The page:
The UN has expressed shock at the sight of thousands of civilians fleeing a rebel advance in the eastern Democratic Republic of the Congo (DR Congo) and appealed for access to help those caught up in the violence.
In what would be a major first for its peacekeeping operations, the UN said on Friday it was considering using drones to monitor the fighting between the military and the M23 rebels.
Meanwhile, regional leaders were heading for Kampala for a summit yesterday on the latest crisis in the mineral-rich region.
The rebels captured Goma, the capital of North Kivu Province, on Tuesday before taking the key town of Sake 20km to the west on Wednesday, forcing thousands more people to take flight.
A UN source said the rebels appeared to have halted just south of Sake after battles with government forces and an allied local militia.
“I have been shocked by the pictures I have seen of the ordinary women, men and children fleeing the violence in and around Goma,” UN deputy secretary for humanitarian affairs Valerie Amos said in a statement.
The conflict was preventing aid workers from delivering even the most basic aid in already badly hit areas, she added.
The UN refugee agency warned that fighting had blocked access to all but one of the 31 camps for displaced people in North Kivu. Province
“There are bodies lining the road” leading south from Sake, said Thierry Goffeau, the head of the Goma chapter of Doctors Without Borders (MSF).
The International Committee of the Red Cross (ICRC) said it had counted about 80 wounded in just two Goma hospitals on Wednesday and Thursday.
Red Cross officials expressed their fears for the fate of civilians outside Goma.
“The front line is shifting, and new communities are now directly affected by the conflict,” said Frederic Boyer, head of the ICRC sub-delegation in Goma.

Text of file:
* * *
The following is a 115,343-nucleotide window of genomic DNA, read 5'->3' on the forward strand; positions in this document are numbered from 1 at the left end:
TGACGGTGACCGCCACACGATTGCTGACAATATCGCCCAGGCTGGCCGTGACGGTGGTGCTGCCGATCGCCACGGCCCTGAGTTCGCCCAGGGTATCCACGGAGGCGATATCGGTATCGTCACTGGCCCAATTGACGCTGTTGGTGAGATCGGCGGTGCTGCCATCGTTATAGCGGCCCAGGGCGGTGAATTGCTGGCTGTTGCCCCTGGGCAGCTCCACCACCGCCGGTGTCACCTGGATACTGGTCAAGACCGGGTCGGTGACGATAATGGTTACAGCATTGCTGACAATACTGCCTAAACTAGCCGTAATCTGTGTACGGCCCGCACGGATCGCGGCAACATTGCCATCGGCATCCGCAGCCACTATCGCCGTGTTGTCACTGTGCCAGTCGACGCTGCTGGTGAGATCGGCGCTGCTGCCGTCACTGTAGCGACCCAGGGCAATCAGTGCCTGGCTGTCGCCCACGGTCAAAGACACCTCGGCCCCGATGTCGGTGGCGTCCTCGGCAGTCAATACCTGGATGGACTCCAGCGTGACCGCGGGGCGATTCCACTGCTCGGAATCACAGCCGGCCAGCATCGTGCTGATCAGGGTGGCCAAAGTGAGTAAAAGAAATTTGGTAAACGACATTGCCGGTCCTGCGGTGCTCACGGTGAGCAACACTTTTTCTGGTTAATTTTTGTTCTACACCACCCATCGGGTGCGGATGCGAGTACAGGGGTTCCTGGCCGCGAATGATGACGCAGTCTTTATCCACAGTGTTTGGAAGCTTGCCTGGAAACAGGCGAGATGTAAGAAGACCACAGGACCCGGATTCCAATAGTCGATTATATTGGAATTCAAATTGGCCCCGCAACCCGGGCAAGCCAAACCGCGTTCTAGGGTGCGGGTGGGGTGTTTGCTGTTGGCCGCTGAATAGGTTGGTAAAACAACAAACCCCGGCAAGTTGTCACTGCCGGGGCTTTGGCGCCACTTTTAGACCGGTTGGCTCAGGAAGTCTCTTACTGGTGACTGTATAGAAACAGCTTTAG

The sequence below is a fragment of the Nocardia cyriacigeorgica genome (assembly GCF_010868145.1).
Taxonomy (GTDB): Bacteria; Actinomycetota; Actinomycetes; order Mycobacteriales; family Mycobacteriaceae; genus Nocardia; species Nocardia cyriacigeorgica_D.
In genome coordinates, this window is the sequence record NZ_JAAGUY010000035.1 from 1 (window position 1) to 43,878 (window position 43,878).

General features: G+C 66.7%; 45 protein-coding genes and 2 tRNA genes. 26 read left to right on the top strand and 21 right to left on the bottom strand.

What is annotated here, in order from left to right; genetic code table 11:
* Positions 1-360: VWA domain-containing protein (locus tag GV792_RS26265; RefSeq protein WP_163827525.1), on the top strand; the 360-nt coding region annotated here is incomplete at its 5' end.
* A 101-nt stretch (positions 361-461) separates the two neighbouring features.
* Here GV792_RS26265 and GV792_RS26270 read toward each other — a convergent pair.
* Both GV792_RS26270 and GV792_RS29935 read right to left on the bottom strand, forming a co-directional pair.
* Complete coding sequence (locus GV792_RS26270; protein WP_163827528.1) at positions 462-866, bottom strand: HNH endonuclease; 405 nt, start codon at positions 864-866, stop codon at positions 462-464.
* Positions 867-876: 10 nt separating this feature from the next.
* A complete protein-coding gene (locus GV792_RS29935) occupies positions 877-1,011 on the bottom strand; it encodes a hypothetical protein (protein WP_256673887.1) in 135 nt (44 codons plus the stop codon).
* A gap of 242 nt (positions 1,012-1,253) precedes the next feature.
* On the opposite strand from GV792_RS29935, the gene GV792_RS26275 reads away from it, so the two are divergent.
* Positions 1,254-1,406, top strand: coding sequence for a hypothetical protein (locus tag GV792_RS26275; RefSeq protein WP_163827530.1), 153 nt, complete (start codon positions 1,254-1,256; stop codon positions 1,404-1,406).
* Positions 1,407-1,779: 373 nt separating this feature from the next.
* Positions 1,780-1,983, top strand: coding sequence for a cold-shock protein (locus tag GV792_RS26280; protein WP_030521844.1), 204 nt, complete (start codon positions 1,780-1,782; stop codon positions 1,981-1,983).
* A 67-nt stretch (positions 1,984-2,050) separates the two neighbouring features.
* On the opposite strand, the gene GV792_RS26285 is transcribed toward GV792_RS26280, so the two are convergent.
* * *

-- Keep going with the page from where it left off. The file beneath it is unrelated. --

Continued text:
UN figures show about 1.6 million internally displaced people in North and South Kivu, including 285,000 newly displaced between July and September.
The DR Congo’s army has proved unable to contain the rebellion since it erupted in April. This week, UN peacekeepers deployed attack helicopters in a vain attempt to halt the rebel advance.
UN peacekeeping spokesman Kieran Dwyer said the UN was considering using drones to monitor the fighting.
“Of course, we would do this carefully, in full cooperation with the government of the DR Congo,” Dwyer said.
Diplomats said peacekeeping chiefs had been in contact with the governments of DR Congo and of Rwanda about the move, but it is a precedent that other UN members might oppose. The UN is also considering bringing in extra troops for the 17,500-strong MONUSCO peacekeeping mission.
UN Secretary-General Ban Ki-moon is to recommend options to the Security Council soon.
France has been among those calling for MONUSCO’s operational mandate to be toughened so it can take a harder line against the rebels.
However, UN officials say the peacekeepers, who come from nearly 50 countries, must not replace a national army.
Among the leaders expected at yesterday’s summit in Kampala were DR Congo President Joseph Kabila, Rwandan President Paul Kagame and Ugandan President Yoweri Museveni of Uganda, all key players in the unfolding conflict.
A report by UN experts has accused Rwanda and Uganda of backing the M23 — a charge both countries vehemently deny.